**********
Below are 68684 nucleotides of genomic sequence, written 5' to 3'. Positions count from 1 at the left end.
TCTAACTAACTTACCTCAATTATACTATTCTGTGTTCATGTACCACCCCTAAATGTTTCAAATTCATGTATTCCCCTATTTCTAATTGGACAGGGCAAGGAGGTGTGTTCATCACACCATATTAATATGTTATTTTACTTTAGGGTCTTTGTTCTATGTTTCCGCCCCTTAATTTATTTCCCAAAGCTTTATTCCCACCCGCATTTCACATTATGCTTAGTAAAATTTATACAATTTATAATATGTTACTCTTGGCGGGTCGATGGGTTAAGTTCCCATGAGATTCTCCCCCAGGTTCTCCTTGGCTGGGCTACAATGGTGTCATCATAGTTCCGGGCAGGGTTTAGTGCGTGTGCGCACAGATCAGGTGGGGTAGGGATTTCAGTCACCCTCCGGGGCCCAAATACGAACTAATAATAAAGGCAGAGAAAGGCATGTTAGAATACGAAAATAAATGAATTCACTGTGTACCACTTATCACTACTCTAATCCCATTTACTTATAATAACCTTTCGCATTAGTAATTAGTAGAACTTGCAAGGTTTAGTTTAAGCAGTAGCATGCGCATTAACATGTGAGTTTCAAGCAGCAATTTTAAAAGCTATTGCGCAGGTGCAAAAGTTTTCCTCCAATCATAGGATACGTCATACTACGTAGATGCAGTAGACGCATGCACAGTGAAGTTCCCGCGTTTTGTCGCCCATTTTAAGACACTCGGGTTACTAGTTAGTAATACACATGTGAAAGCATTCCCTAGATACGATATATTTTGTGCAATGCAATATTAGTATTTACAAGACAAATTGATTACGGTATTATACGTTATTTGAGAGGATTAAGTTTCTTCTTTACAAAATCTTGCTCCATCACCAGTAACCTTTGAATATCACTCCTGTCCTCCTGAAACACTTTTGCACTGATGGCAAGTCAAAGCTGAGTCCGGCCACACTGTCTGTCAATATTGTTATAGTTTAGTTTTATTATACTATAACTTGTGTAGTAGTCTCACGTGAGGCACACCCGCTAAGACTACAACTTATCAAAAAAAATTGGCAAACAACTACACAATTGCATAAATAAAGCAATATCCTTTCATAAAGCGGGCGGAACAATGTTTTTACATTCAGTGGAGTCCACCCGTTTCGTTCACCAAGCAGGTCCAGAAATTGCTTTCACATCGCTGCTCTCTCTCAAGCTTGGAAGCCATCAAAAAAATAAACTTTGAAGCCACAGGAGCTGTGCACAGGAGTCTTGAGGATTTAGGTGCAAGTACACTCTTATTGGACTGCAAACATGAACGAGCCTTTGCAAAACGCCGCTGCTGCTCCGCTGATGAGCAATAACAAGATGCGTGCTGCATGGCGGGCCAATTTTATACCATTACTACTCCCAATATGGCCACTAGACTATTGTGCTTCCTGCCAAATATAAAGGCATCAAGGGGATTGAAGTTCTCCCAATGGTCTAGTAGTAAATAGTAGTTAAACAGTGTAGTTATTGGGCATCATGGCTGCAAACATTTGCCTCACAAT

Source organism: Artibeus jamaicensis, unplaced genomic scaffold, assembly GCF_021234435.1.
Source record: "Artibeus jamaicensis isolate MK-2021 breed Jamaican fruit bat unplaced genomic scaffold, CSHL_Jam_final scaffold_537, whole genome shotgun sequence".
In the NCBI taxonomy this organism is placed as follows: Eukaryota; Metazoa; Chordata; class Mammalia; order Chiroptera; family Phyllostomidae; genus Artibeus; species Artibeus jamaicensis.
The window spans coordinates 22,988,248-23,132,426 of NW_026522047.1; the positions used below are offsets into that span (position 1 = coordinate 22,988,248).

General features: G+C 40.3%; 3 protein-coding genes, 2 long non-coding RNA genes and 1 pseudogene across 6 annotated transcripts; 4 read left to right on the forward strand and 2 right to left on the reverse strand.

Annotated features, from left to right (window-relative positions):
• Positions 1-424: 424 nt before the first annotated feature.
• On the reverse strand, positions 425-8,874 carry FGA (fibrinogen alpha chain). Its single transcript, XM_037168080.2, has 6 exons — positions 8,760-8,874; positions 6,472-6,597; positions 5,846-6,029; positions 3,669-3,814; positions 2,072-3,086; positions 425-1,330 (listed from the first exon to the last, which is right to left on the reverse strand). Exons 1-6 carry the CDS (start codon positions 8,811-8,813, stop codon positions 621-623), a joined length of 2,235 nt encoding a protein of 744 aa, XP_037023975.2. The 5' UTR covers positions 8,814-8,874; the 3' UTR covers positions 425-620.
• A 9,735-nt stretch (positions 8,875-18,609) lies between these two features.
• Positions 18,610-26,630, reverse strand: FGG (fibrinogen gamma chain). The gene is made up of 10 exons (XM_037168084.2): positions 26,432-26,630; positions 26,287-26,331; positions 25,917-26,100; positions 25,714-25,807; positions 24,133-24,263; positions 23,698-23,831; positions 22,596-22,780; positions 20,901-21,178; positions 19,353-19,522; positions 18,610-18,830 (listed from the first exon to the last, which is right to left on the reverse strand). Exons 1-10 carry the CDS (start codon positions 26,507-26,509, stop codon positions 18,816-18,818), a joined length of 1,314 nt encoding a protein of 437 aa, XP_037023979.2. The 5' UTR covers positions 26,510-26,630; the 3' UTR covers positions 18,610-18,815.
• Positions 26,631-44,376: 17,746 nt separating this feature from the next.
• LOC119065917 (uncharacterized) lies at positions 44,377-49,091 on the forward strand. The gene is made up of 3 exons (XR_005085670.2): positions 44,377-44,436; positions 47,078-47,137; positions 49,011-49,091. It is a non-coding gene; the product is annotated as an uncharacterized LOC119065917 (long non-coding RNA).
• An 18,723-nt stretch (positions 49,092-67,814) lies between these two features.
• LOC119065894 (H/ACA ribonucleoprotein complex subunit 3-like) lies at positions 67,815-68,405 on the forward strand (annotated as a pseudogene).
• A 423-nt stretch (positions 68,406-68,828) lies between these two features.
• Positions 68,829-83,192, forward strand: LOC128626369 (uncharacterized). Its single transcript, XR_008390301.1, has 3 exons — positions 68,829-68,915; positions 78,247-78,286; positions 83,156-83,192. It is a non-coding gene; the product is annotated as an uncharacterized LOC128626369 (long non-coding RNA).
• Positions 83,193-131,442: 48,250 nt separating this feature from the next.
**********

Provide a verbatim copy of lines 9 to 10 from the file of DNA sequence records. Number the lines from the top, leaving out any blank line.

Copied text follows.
• Positions 1-424: 424 nt before the first annotated feature.
• On the reverse strand, positions 425-8,874 carry FGA (fibrinogen alpha chain). Its single transcript, XM_037168080.2, has 6 exons — positions 8,760-8,874; positions 6,472-6,597; positions 5,846-6,029; positions 3,669-3,814; positions 2,072-3,086; positions 425-1,330 (listed from the first exon to the last, which is right to left on the reverse strand). Exons 1-6 carry the CDS (start codon positions 8,811-8,813, stop codon positions 621-623), a joined length of 2,235 nt encoding a protein of 744 aa, XP_037023975.2. The 5' UTR covers positions 8,814-8,874; the 3' UTR covers positions 425-620.